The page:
The hegemony of Visa and Mastercard increasingly under threat

The two American giants Visa and Mastercard are seeing their dominance of the payments sector increasingly challenged. From Amazon's rejection of Visa credit cards in the UK to the EPI initiative launched in 2020 by several major European banks, the hegemony of Visa and Mastercard is being called into question.

The EPI project, Amazon and Mir: challenging the hegemony of Visa and Mastercard

The European Payments Initiative (EPI) project brings together 22 European banks, who want to set up a common payment solution to counter the hegemony of American giants Visa and Mastercard.

Announced in the summer of 2020, the EPI project involves the development of a pan-European payment system, based on instant transaction technology. This solution could support all dematerialized payments, whether by mobile, card, transfer or direct debit. The EPI initiative is supported by the European Central Bank, the European Commission and several EU member states.

For the time being, Visa and Mastercard don't seem to be worried about the introduction of a pan-European payment solution, but it's part of a more general move to challenge their supremacy.

For its part, Amazon has announced that its UK customers will no longer be able to pay with Visa credit cards. The measure, which will take effect from January 19, is due to the commissions charged on payments, which Amazon considers too high.

In Russia, the Mir card payment system, launched in 2015 following European and US sanctions linked to the Ukrainian crisis, is gaining market share on the two American giants. Mir now holds 25.3% of the transaction market by value.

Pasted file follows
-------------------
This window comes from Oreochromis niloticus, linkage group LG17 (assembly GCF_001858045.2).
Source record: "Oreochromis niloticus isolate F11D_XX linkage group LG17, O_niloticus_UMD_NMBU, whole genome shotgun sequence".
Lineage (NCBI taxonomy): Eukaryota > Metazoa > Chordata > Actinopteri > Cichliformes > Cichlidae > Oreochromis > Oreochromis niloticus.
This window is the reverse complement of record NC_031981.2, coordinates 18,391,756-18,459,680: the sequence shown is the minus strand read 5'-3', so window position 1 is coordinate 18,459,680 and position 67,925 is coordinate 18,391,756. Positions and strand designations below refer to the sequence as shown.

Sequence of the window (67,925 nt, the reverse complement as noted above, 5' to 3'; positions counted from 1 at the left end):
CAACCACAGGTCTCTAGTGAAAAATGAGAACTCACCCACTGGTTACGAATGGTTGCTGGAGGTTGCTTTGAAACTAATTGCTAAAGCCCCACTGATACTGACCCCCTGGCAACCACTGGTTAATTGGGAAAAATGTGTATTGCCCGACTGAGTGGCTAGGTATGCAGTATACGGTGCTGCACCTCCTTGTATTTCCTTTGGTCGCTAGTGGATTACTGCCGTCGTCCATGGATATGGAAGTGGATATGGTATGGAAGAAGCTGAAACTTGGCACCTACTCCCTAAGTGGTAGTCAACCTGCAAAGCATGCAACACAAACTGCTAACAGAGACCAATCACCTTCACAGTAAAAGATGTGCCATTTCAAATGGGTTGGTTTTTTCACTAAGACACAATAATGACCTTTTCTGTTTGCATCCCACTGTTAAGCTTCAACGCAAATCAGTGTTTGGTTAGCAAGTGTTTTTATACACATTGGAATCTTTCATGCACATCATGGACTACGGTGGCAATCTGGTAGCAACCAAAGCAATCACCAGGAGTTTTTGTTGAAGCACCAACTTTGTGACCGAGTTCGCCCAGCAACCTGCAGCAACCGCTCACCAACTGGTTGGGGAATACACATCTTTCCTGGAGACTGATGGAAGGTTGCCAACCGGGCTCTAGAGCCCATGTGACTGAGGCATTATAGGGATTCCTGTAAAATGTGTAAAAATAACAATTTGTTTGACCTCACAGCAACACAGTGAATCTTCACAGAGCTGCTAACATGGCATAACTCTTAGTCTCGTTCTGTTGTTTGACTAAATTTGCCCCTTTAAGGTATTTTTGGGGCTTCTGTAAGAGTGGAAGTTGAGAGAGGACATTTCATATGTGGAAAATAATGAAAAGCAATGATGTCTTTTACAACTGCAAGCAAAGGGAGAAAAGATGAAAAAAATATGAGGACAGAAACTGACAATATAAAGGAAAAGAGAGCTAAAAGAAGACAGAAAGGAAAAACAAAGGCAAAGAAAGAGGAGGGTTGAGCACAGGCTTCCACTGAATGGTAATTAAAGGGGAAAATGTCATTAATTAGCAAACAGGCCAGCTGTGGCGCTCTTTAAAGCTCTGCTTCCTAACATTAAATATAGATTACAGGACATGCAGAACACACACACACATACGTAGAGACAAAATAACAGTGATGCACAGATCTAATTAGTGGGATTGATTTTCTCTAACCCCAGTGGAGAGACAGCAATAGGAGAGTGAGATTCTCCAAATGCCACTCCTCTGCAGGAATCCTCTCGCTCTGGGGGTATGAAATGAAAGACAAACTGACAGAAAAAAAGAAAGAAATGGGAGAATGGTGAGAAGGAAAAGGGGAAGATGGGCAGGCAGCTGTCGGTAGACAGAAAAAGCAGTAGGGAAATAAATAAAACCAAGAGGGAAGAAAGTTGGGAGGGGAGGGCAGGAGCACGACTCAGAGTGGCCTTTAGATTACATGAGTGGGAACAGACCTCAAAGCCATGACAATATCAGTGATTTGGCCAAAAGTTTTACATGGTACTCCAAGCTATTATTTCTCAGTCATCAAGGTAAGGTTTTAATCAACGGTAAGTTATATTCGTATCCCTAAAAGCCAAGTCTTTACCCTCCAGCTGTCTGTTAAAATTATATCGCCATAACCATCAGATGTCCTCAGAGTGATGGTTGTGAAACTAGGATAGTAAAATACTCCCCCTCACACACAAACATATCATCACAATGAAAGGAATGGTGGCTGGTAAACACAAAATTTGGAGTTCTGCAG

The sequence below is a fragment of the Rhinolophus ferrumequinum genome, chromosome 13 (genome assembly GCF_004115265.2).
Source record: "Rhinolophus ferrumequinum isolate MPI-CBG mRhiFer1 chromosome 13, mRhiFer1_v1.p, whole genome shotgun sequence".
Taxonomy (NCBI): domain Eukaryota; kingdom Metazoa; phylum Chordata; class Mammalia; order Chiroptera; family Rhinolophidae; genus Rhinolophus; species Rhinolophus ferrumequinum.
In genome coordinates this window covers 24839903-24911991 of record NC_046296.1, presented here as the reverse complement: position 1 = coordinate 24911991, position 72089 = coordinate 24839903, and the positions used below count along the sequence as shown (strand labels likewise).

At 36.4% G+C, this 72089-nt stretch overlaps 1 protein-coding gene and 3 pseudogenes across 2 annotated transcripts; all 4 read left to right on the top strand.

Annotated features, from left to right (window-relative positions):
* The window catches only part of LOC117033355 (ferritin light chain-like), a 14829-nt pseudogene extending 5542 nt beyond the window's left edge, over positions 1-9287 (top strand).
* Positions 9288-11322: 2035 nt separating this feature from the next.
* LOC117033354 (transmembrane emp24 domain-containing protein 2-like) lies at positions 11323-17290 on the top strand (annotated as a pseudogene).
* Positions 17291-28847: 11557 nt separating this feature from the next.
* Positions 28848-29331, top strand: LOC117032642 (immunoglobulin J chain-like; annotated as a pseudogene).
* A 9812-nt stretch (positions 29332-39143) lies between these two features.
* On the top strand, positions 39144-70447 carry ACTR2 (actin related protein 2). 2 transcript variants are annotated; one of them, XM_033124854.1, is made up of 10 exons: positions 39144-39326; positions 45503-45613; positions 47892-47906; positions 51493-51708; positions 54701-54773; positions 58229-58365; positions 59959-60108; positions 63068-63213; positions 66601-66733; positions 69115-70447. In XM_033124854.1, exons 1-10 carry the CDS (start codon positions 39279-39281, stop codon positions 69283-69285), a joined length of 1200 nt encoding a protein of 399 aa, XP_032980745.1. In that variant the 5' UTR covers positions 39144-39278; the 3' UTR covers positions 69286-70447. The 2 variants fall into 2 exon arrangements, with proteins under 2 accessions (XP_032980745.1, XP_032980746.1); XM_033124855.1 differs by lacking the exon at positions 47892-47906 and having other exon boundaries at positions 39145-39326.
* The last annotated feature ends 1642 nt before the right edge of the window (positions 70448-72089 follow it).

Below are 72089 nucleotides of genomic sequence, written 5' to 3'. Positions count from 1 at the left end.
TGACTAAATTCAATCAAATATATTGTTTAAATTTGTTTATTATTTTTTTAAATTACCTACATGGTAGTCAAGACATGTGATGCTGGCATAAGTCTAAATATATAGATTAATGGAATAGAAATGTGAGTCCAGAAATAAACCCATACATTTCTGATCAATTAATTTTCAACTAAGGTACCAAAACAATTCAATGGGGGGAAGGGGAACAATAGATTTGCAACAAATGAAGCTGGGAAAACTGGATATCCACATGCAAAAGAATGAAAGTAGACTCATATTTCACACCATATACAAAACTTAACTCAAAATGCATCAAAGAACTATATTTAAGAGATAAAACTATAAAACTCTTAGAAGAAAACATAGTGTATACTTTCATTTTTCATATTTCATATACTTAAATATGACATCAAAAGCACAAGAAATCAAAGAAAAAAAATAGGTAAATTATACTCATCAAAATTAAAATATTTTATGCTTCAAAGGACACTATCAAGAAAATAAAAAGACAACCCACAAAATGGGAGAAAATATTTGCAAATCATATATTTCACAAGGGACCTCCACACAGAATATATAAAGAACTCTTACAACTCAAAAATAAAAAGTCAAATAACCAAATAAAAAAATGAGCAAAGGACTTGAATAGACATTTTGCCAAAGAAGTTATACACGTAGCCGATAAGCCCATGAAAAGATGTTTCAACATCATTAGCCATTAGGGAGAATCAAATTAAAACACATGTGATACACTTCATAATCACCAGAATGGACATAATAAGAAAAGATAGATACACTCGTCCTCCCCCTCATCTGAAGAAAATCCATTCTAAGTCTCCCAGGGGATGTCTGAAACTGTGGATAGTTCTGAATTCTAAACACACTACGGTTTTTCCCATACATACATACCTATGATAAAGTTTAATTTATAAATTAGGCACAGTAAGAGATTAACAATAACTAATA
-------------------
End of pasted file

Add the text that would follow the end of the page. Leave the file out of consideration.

Visa has also made no secret of its concerns regarding the Indian government's promotion of RuPay, a local initiative.

US payment giants turn to new uses

To stay one step ahead, Visa and Mastercard are playing the innovation card. Mastercard has bought CipherTrace, a cryptocurrency analysis company, and Aiia, an open banking player.

For its part, Visa has acquired Swedish fintech Tink, one of the leaders in open banking, for 1.8 billion euros. The American giant has also bought the British company Currencycloud, which facilitates cross-border payments by enabling fintechs and banks to provide foreign exchange solutions to their customers.

At the same time, Visa is developing its Visa Direct platform, which offers real-time payment solutions for businesses.

While these innovations ensure that Visa and Mastercard don't fall behind, the two American giants still have a comfortable lead. Between January and September, Mastercard's net income of $6.3 billion was up 36% year-on-year. Sales, at $13.7 billion for the first 9 months of the year, were up 22%.

Over the same period, Visa posted net income of $12.3 billion, up 13%, and sales of $24.1 billion, up 10% on the first 9 months of 2020.